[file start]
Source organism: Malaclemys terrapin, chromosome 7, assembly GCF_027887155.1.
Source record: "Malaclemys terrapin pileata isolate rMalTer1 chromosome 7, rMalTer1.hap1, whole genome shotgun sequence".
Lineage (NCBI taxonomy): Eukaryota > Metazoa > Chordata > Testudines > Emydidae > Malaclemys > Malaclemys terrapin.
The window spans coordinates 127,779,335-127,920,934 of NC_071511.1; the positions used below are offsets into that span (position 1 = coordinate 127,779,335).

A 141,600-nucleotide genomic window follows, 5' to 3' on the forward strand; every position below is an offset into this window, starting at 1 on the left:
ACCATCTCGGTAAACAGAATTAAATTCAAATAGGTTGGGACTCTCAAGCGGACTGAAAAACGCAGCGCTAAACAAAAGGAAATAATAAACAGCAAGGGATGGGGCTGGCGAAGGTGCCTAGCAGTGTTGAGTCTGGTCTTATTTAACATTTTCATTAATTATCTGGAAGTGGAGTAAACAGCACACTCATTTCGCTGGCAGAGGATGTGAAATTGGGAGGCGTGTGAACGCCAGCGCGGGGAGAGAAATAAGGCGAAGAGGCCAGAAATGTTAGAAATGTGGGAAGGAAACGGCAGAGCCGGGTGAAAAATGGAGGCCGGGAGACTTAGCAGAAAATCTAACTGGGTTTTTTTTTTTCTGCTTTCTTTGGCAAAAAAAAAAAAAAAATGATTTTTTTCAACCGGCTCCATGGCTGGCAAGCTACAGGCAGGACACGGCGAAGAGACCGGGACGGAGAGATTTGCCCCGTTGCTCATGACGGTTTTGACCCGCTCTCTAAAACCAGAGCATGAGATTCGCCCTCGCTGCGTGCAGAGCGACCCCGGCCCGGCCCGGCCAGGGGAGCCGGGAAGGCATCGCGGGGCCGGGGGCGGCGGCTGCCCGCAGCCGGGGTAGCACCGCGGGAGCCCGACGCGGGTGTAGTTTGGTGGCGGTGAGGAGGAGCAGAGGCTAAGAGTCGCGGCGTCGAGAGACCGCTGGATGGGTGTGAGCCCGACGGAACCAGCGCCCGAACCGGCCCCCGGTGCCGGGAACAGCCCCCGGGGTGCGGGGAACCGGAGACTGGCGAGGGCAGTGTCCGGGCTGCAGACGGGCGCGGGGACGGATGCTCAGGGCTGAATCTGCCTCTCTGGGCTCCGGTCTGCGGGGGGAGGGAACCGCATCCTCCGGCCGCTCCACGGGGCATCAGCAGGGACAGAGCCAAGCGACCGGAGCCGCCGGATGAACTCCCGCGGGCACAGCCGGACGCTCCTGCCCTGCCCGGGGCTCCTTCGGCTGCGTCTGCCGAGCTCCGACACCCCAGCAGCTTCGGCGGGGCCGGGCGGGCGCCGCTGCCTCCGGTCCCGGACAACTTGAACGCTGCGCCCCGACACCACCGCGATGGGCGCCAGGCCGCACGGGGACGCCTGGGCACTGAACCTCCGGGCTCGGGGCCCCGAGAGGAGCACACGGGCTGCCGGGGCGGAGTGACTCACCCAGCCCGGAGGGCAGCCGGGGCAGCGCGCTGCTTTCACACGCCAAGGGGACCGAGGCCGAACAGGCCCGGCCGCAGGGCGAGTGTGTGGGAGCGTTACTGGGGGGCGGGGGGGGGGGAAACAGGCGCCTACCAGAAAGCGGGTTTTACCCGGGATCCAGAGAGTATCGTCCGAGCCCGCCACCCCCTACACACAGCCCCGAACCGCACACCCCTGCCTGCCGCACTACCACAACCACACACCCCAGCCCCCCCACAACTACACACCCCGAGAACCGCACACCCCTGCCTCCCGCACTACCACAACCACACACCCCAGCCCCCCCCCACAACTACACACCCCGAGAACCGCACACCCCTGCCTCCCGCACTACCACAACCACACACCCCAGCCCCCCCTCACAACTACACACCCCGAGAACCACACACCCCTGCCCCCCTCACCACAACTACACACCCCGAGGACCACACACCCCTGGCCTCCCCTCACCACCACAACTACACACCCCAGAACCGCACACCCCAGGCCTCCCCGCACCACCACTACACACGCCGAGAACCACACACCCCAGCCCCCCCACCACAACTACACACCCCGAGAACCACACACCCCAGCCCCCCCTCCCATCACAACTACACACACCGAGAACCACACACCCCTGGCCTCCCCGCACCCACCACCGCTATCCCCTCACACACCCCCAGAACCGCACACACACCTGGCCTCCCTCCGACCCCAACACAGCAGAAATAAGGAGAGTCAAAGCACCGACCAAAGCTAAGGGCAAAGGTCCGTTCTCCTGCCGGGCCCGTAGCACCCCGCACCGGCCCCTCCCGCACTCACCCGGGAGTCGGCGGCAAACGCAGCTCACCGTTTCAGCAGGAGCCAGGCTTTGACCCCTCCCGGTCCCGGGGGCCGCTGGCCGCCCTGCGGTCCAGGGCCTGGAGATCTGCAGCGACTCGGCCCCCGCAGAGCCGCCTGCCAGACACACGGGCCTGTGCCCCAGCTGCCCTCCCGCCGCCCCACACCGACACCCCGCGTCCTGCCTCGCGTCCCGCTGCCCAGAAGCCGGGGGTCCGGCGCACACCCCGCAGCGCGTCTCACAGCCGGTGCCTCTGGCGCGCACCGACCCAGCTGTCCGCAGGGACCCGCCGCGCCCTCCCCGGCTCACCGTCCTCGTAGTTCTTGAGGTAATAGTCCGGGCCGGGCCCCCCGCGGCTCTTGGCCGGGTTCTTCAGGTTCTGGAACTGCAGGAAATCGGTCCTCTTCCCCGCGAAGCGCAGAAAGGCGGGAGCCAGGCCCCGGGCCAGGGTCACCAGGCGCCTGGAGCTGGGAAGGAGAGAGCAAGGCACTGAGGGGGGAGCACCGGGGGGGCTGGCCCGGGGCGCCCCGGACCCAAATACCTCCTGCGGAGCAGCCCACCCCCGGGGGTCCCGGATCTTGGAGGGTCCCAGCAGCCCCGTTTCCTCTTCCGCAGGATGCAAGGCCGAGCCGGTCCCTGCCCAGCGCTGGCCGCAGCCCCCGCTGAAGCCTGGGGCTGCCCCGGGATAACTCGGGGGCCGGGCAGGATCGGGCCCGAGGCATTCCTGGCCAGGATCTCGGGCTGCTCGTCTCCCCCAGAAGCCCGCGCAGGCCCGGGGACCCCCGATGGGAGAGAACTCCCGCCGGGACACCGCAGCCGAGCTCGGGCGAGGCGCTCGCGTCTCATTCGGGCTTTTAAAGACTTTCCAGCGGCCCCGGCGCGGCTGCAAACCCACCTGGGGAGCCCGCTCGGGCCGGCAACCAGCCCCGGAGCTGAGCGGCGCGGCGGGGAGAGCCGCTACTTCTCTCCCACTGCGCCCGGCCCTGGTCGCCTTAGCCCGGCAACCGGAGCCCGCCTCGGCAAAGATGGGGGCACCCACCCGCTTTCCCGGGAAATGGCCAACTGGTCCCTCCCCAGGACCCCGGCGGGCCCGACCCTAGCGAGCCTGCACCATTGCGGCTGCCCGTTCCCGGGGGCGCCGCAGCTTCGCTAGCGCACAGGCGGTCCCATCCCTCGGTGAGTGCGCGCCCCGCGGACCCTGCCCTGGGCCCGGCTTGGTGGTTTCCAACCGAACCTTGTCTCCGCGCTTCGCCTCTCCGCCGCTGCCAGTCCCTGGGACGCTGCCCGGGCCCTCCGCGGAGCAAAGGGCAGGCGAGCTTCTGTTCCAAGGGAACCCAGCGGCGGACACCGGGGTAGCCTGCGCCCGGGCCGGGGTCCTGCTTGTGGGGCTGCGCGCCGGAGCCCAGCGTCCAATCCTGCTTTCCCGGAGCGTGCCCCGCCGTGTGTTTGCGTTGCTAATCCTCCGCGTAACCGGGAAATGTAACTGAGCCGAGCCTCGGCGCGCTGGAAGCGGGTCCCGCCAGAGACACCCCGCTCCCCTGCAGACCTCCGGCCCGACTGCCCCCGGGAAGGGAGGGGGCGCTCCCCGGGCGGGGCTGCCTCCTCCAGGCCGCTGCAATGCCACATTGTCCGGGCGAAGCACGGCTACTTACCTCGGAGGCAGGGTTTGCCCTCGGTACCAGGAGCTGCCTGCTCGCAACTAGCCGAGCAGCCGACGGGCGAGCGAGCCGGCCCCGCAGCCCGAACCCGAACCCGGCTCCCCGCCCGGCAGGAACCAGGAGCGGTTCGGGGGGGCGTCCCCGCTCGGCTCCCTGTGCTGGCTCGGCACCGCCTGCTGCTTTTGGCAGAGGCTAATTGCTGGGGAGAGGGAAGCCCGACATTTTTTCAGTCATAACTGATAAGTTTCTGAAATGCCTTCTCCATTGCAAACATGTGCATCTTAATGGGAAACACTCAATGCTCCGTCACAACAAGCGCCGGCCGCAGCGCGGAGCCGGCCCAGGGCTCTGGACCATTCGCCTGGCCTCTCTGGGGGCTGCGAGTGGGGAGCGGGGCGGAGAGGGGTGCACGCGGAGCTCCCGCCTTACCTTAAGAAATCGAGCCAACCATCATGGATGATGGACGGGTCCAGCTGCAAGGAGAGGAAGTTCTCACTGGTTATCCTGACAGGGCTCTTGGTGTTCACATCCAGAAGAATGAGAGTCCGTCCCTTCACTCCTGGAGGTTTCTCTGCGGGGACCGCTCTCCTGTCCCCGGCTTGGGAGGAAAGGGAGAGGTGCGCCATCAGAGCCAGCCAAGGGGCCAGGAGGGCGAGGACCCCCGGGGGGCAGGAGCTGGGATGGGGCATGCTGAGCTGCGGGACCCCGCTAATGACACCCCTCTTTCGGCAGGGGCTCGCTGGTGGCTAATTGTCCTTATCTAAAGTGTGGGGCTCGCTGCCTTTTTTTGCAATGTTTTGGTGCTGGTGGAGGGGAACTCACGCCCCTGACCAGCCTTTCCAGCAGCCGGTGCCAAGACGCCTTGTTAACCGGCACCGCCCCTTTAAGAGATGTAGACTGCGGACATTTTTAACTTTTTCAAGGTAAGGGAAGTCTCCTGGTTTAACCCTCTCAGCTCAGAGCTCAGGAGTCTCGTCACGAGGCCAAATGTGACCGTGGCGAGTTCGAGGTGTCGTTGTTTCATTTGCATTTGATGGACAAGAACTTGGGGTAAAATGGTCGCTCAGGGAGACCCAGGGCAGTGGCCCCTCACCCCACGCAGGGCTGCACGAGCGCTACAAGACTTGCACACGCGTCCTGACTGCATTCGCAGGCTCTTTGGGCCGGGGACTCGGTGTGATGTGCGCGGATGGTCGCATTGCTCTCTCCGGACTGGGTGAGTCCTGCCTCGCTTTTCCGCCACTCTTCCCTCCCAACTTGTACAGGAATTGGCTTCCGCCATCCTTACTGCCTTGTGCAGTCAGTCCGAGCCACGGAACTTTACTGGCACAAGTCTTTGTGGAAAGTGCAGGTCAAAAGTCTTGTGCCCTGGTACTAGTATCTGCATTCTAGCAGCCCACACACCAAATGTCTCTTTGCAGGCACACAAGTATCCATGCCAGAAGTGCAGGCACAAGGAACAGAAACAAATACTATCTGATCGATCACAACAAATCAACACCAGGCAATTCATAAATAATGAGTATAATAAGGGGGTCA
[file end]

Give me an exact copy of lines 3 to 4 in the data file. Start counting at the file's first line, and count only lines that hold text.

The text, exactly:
Lineage (NCBI taxonomy): Eukaryota > Metazoa > Chordata > Testudines > Emydidae > Malaclemys > Malaclemys terrapin.
The window spans coordinates 127,779,335-127,920,934 of NC_071511.1; the positions used below are offsets into that span (position 1 = coordinate 127,779,335).